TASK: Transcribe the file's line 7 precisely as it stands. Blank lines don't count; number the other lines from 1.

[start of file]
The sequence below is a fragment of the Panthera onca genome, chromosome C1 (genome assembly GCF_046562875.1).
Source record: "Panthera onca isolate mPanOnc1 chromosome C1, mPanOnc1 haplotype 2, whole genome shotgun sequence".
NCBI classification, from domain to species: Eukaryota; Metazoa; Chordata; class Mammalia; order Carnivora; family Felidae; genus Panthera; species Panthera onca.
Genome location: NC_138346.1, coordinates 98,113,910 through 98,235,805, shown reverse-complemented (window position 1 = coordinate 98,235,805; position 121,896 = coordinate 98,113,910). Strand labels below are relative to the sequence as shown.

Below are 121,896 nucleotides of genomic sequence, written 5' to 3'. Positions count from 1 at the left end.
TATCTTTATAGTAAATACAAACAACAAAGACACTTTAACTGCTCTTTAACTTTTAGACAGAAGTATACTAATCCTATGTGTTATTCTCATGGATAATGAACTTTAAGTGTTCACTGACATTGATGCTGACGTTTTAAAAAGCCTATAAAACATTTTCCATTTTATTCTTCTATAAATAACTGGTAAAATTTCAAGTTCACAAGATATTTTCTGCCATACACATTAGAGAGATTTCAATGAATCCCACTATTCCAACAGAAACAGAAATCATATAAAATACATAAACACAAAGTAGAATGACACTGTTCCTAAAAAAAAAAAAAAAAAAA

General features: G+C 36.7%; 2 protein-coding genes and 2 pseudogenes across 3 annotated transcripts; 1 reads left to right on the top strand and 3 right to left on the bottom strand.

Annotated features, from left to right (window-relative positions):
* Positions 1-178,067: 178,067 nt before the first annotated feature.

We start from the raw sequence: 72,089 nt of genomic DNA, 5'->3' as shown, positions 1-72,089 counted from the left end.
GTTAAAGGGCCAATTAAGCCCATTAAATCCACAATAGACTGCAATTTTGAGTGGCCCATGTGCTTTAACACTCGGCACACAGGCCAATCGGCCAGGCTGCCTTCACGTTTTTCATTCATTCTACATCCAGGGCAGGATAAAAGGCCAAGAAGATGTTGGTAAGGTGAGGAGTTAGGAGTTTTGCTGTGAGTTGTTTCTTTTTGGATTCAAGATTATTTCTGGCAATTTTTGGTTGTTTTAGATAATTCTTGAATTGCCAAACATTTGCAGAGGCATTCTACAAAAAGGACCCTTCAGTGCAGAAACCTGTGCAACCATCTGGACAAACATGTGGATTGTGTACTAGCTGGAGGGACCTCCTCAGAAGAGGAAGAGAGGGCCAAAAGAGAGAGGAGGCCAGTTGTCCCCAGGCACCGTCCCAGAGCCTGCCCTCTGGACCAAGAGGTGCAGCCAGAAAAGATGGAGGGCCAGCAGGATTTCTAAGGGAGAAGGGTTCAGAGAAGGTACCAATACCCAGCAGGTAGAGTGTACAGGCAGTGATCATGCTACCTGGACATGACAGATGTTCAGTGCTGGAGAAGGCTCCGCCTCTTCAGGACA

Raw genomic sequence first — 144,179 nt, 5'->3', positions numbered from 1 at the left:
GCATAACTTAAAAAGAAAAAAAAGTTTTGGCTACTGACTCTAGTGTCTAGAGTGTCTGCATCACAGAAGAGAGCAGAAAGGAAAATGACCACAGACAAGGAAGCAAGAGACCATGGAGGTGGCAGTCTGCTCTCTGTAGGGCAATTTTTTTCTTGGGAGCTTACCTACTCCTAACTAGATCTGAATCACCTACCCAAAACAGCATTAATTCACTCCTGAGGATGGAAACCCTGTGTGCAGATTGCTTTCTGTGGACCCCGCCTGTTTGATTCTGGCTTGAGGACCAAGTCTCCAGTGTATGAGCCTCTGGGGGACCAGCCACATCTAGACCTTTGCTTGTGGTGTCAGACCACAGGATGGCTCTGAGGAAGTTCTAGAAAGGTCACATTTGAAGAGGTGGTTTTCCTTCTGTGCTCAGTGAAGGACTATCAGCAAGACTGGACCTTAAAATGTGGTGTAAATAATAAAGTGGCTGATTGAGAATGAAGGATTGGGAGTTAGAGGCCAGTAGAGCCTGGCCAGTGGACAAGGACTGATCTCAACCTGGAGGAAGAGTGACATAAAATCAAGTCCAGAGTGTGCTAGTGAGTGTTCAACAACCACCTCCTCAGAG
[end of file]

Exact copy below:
General features: G+C 36.7%; 2 protein-coding genes and 2 pseudogenes across 3 annotated transcripts; 1 reads left to right on the top strand and 3 right to left on the bottom strand.